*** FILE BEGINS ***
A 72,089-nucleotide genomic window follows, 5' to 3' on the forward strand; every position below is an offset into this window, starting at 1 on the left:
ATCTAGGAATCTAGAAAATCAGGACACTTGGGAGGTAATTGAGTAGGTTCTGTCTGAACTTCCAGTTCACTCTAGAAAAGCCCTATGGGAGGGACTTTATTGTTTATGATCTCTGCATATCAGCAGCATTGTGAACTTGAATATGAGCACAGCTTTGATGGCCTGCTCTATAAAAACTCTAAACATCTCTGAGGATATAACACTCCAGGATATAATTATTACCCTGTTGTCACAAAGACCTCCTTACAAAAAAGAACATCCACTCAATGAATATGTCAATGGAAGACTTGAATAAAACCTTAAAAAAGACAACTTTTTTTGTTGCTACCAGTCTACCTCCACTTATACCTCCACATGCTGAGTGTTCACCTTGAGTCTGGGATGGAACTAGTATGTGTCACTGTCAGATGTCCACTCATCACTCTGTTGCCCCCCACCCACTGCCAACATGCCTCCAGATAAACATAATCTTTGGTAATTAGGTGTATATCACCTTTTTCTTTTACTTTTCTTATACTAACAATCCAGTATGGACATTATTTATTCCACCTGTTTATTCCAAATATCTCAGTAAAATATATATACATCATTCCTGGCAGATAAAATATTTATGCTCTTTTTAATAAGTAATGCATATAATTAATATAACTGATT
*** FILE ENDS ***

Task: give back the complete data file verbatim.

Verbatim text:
A 72,089-nucleotide genomic window follows, 5' to 3' on the forward strand; every position below is an offset into this window, starting at 1 on the left:
ATCTAGGAATCTAGAAAATCAGGACACTTGGGAGGTAATTGAGTAGGTTCTGTCTGAACTTCCAGTTCACTCTAGAAAAGCCCTATGGGAGGGACTTTATTGTTTATGATCTCTGCATATCAGCAGCATTGTGAACTTGAATATGAGCACAGCTTTGATGGCCTGCTCTATAAAAACTCTAAACATCTCTGAGGATATAACACTCCAGGATATAATTATTACCCTGTTGTCACAAAGACCTCCTTACAAAAAAGAACATCCACTCAATGAATATGTCAATGGAAGACTTGAATAAAACCTTAAAAAAGACAACTTTTTTTGTTGCTACCAGTCTACCTCCACTTATACCTCCACATGCTGAGTGTTCACCTTGAGTCTGGGATGGAACTAGTATGTGTCACTGTCAGATGTCCACTCATCACTCTGTTGCCCCCCACCCACTGCCAACATGCCTCCAGATAAACATAATCTTTGGTAATTAGGTGTATATCACCTTTTTCTTTTACTTTTCTTATACTAACAATCCAGTATGGACATTATTTATTCCACCTGTTTATTCCAAATATCTCAGTAAAATATATATACATCATTCCTGGCAGATAAAATATTTATGCTCTTTTTAATAAGTAATGCATATAATTAATATAACTGATT